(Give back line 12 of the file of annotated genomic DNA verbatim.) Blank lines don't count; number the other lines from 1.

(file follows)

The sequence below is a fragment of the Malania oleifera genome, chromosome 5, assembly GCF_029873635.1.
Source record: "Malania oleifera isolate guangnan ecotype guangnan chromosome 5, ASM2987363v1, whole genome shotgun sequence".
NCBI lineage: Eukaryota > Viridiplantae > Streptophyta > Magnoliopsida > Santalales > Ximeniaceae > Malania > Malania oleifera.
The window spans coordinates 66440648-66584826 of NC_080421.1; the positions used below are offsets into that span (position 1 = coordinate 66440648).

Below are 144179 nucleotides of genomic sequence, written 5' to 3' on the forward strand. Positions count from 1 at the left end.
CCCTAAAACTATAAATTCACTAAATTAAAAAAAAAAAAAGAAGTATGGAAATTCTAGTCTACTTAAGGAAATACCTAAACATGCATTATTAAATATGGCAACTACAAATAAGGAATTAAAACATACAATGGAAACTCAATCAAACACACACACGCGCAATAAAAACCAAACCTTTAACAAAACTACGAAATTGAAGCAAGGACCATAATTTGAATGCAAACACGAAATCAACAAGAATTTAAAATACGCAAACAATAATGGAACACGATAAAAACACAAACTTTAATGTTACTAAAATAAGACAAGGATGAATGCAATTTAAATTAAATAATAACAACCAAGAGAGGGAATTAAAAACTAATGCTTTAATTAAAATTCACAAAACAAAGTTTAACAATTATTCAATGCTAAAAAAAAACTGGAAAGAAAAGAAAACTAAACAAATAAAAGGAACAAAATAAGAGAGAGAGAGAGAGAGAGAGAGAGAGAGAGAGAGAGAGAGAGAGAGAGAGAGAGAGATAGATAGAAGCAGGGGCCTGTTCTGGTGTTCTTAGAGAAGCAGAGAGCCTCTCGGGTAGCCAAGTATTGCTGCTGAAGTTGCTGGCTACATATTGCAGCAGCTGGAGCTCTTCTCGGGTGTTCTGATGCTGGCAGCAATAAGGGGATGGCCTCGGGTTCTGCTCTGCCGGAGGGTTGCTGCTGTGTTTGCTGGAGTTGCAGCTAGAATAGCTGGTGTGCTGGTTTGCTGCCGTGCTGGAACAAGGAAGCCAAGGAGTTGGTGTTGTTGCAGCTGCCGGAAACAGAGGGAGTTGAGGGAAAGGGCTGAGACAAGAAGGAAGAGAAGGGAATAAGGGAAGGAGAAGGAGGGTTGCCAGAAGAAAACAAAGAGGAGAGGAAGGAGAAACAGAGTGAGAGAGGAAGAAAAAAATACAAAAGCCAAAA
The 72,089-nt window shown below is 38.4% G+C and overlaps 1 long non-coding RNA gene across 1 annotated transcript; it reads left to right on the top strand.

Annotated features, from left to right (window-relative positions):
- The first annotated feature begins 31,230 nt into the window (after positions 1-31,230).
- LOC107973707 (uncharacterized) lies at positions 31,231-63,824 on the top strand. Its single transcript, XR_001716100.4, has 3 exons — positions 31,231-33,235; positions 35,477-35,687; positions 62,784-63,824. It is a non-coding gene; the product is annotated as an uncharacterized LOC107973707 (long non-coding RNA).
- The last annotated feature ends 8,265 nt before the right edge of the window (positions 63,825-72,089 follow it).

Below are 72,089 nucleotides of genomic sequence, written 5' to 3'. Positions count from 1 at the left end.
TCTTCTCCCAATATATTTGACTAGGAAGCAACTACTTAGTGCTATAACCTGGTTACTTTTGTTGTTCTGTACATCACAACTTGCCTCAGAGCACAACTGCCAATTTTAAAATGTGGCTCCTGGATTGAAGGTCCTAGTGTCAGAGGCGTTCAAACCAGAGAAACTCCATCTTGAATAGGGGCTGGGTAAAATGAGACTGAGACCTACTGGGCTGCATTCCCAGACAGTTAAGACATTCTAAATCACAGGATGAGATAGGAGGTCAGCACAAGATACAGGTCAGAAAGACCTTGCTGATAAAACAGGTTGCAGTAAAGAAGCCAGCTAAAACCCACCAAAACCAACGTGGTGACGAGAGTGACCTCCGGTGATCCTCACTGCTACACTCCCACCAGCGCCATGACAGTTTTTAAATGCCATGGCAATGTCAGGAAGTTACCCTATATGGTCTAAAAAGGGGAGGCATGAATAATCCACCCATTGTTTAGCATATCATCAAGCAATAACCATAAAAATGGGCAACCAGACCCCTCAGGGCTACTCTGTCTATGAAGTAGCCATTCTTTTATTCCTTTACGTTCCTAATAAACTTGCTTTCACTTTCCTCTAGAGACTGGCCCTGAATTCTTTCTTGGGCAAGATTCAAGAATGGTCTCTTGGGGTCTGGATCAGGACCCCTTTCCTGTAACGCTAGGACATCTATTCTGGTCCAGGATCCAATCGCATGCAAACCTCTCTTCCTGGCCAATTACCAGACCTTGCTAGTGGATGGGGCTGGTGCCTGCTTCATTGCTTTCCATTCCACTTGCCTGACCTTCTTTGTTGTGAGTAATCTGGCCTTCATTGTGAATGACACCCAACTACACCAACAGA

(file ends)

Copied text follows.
Below are 72,089 nucleotides of genomic sequence, written 5' to 3'. Positions count from 1 at the left end.